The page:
By Xiaowen Rong (MA Theatre Design, Wimbledon College of Arts)
Post-Grad Community Ambassador
Last Monday, I organized a backstage tour of the National Theatre for a group of fellow postgraduate students. Our journey began from the main entrance, where we met our lovely tour guide. Before our walking tour, he gave us a short background about the National Theatre. From his introduction we knew the National Theatre has produced more than 800 plays since 1963, and it has 20 new productions every year.
In the National Theatre, there are three different theatres, they are Olivier Theatre, Lyttelton Theatre, and the Dorfman Theatre. Our first destination is Olivier Theatre. Olivier Theatre has a special mechanical stage, the four elements can be revolved independently. In Olivier Theatre, there are running two shows now, one is Hadestown, another is Antony and Cleopatra. When we arrived the theatre, because it’s not the performance time, there were only two or three staffs in there testing the microphone. And on the stage, that day showed the set of Antony and Cleopatra. Our tour guide told us normally they need 6-7 hours to prepare and change the set design for different shows.
Near the Olivier Theatre, there is a small free exhibition about set design and the Olivier Theatre. There are showing model boxes, storyboards, the information of design steps and scales. Also, there has more information of Olivier Theatre’s history. Personally, I felt it is an interesting exhibition to people who curious about theatre’s work.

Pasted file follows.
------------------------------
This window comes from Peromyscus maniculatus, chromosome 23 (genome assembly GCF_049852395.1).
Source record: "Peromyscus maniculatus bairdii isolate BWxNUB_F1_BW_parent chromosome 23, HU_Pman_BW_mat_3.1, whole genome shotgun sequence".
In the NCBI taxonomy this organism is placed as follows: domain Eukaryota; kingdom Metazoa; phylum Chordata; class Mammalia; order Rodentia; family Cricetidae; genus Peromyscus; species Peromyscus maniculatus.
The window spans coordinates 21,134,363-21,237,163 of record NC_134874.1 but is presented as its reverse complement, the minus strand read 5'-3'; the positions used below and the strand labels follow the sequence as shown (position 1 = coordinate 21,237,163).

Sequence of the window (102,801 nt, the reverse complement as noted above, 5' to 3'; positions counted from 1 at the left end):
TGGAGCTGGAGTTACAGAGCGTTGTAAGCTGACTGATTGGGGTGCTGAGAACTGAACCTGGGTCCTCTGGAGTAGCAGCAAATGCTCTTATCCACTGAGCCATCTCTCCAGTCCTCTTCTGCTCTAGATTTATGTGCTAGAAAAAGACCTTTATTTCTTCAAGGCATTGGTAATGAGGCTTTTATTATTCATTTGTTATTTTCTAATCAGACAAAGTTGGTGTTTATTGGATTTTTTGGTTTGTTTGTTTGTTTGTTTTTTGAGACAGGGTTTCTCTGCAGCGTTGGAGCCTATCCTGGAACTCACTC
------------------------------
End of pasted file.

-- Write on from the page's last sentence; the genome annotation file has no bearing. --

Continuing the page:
Our second destination was the Lyttelton Theatre, from our tour guide’s introduction, we discovered there are 5 rehearsal rooms in the National Theatre. Four of them are the same size to the three theatres, Dorfman Theatre and Lyttelton Theatre each with one room, Olivier Theatre has another two rooms. The different between Olivier’s two rehearsal rooms are, one of them not only is the same size, but also has buttons to control how the stages’ revolve.
Followed our tour guide, at the backstage we were lucky to see an empty rehearsal room for the Olivier. The backstage of the theatre is like a big maze. We walked across different floors, saw the props studio through the window, and visited the big carpentry workshop. In the corridor, we saw various props being kept there, our tour guide said we can take photos here, and he introduce puppet on the wall, that is a character of War Horse, but hadn’t showed on the staged, it is the horse Joey’s mother.
Behind the theatres, there has a big space for creating, making and storing, countless people are working there. By the way, in the National Theatre, there are some places audiences can travel themselves. One entrance called Sherling Backstage Walkway.
Time past so quick, our backstage tour finished at the same place we began. Thanks for our lovely tour guide and everyone. The backstage tour brings me more than what I wrote. If you are waiting for a play in the National Theatre, I would strongly recommend you go to the small exhibition, or just have a walk along the Sherling Backstage walkway.